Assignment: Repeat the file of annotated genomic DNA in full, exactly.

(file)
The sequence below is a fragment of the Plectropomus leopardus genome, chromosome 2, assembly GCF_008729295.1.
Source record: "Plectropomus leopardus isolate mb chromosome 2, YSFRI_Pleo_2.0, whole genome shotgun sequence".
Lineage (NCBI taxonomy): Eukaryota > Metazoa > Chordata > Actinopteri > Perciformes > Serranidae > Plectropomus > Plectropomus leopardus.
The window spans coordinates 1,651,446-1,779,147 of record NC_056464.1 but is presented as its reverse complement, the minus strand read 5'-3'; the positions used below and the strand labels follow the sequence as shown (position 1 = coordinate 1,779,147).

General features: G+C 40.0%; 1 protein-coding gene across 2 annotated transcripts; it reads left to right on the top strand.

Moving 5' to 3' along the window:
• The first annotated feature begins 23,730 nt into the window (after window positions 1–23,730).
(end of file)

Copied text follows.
The sequence below is a fragment of the Plectropomus leopardus genome, chromosome 2, assembly GCF_008729295.1.
Source record: "Plectropomus leopardus isolate mb chromosome 2, YSFRI_Pleo_2.0, whole genome shotgun sequence".
Lineage (NCBI taxonomy): Eukaryota > Metazoa > Chordata > Actinopteri > Perciformes > Serranidae > Plectropomus > Plectropomus leopardus.
The window spans coordinates 1,651,446-1,779,147 of record NC_056464.1 but is presented as its reverse complement, the minus strand read 5'-3'; the positions used below and the strand labels follow the sequence as shown (position 1 = coordinate 1,779,147).

General features: G+C 40.0%; 1 protein-coding gene across 2 annotated transcripts; it reads left to right on the top strand.

Moving 5' to 3' along the window:
• The first annotated feature begins 23,730 nt into the window (after window positions 1–23,730).